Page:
Ah, the ever elusive art of meditation. We all know the benefits, such as reduced stress levels, more peace of mind and an overall calmer existence, but what exactly is meditation? How do we do it and how long do we do it for? How do we know that we have it right?
Practice, practice, practice
The truth about meditation is that it’s a practice game. It’s a practice that can be frustrating, confusing and infuriating but, then again, so is any practice. Some days are good and others not so, and do you know what? That’s OK. Mediation is not about striving to be in any particular state; it’s not about becoming Zen-like and levitating off the floor. What it is about is about is giving yourself time and space every day to check in and see what’s going on with you today.
We live in a fast-paced world. Everything is here and now. We send a message and we expect one back straight away. We open an app and get frustrated if it doesn’t open in a millisecond. It’s a world of instant gratification but at what cost? For most of us the cost is a loss of connection to ourselves and the present moment. We rush from place to place, skimming the surface and never really allowing ourselves the time and space to truly immerse ourselves in anything. We can all observe meeting friends and instead of giving our whole attention to those right in front of us, we send mails, write messages and check in on our phones.
Meditation is an antidote to this way of living. It’s a process of connecting to the unchanging reality within, even as everything external changes and shifts and moves direction.
So how do we do it?
In three easy steps.
- Find your seat. Find somewhere comfortable to sit, preferably quiet where you won’t be disturbed. Now this in itself can be tricky for some of us but do your best. The reality is that most of us don’t have a quiet white room to sit in, but find a space that you feel comfortable in and that is accessible to you. Sit on the floor with your legs crossed or sit back on your heels. Arrange your body in a dignified but comfortable seat, noticing the points of connection between the body and whatever is below it. If for comfort you need to sit on a chair or support your back with the wall then do so but try and keep the spine straight and the crown of the head drawing towards the ceiling. Rest the hands on the thighs or on the lap and allow your body to settle into this seat, comfortable but alert.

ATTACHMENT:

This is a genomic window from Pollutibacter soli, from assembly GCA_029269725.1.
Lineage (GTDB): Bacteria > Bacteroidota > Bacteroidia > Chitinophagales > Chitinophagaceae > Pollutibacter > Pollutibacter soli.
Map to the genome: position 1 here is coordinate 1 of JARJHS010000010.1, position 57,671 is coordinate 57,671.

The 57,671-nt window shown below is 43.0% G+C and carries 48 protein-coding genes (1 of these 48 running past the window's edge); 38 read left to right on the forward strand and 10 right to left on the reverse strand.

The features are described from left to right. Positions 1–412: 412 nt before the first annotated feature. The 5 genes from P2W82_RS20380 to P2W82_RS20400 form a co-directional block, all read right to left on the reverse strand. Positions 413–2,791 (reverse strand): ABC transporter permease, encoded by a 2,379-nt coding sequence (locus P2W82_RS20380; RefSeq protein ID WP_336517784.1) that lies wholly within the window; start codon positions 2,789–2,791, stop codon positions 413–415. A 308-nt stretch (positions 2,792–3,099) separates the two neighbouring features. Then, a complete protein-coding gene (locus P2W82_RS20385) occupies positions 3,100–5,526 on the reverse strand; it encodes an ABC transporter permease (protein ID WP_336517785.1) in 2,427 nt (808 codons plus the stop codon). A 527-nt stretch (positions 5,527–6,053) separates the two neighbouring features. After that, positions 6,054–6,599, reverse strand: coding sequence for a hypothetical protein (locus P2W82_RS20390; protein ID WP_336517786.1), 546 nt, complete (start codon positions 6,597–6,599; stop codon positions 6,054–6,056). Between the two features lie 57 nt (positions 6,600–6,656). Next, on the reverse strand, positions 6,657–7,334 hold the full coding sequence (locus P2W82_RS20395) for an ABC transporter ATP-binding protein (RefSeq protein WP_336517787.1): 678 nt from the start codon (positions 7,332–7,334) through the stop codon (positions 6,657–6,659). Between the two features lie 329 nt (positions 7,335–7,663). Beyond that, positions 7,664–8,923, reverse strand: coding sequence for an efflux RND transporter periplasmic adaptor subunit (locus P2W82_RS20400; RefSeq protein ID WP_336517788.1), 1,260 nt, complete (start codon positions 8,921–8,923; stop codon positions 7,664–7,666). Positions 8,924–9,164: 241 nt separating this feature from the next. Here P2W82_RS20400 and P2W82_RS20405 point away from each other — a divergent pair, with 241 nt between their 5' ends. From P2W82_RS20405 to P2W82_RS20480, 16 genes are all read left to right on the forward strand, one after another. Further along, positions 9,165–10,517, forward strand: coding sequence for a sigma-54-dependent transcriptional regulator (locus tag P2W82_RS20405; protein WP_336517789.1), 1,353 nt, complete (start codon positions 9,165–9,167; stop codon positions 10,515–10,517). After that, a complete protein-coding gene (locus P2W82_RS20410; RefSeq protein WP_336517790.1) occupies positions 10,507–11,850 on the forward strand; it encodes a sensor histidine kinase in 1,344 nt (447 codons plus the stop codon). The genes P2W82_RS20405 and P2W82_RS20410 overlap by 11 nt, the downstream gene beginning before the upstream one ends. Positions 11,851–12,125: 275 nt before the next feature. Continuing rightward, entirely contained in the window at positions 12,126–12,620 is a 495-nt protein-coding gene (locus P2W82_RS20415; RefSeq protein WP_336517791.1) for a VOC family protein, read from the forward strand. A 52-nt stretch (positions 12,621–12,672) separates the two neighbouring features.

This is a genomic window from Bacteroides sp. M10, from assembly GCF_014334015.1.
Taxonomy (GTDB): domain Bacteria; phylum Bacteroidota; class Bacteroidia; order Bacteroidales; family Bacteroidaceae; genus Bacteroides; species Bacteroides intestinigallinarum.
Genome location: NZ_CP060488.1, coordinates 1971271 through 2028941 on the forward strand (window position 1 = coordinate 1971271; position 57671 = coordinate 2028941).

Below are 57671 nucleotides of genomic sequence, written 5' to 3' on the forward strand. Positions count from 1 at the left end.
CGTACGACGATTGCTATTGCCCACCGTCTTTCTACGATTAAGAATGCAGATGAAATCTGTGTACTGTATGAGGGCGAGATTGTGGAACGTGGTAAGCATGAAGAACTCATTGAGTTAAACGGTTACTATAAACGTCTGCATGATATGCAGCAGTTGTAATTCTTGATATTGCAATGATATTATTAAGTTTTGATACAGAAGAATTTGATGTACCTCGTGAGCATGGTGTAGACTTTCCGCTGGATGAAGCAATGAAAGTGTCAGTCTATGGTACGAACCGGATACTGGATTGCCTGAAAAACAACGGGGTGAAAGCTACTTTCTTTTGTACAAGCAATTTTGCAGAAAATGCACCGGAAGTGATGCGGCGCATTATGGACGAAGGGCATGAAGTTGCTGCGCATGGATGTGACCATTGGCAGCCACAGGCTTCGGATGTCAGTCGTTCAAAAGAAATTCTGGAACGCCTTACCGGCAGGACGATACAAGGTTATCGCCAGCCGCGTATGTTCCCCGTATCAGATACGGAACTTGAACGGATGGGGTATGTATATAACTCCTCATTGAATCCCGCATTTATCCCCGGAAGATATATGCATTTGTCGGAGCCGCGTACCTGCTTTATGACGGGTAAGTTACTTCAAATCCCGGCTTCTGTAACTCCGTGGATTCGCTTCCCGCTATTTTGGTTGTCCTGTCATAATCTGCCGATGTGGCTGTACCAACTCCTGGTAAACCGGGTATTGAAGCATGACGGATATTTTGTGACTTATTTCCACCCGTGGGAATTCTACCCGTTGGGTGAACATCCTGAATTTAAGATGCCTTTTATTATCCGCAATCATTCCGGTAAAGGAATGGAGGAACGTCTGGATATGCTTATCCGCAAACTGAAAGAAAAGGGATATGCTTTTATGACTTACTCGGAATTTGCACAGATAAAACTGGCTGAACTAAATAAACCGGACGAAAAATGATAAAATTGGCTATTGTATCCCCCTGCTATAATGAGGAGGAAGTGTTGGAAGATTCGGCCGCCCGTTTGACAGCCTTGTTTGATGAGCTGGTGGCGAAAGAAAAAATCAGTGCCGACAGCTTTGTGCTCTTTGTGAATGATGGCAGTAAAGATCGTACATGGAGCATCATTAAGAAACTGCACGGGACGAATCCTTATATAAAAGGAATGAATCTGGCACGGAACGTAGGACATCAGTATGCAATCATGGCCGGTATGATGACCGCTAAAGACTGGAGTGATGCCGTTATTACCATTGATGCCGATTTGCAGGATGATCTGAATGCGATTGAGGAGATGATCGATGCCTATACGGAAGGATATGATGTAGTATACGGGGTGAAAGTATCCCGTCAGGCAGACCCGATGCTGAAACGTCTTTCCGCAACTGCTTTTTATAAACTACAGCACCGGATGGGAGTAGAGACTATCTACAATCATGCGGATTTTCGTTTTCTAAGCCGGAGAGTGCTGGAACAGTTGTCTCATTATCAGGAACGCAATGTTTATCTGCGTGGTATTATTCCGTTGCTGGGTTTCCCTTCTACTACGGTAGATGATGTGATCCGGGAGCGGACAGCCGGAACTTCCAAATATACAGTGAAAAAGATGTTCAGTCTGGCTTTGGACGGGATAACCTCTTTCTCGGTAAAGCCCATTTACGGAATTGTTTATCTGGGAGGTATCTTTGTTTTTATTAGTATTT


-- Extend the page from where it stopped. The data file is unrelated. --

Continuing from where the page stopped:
- Become still. Now you have chosen your seat, allow your body to become still. As this process happens you may notice your brain throwing distractions at you but resist the urge to fidget and move and trust the seat you have chosen.
- Begin to focus on your breath and rest your awareness on the sensations of breathing. Simply acknowledging the inhale and the exhale. Stay with the breath not rushing the process and you will notice your breath slow down and deepen naturally. As you stay with your breath you may notice a feeling of relaxation and a sense of calmness.
You can also use a mantra. A simple and effective mediation mantra is ‘let go’. As you inhale silently repeat the word ‘let’ and as you exhale silently repeat the word ‘go’.
Start off small
Begin with 10 minutes a day and maybe extend it to 15 or 20 minutes a day gradually, but make sure it fits in your schedule. It is better to sit for 10 minutes then none. If you set unrealistic targets, despite your best intentions you won’t stick to it.
Again there are some days that mediation will feel easy and natural and others where it feels difficult and your mind won’t stop interrupting the process. We are human beings; we have different experiences with the same processes all the time- down to our state of minds or perspective on that particular day.
We can witness or watch our reactions and observe whatever arises with a sense of non-judgement. The trick is to come back to it day after day whether you feel like it or not. Make it a part of your routine like brushing your teeth and it will give you a strong stable foundation for riding out the waves of life with a sense of wellbeing and without becoming overwhelmed.
Lee Tracey is a qualified Jivamukti yoga teacher who has travelled from Costa Rica to New York, Berlin, and Paris studying and teaching yoga. Her goal is to bring yoga to people that are interested in self-expansion and growth. For more information visit leetraceylife.com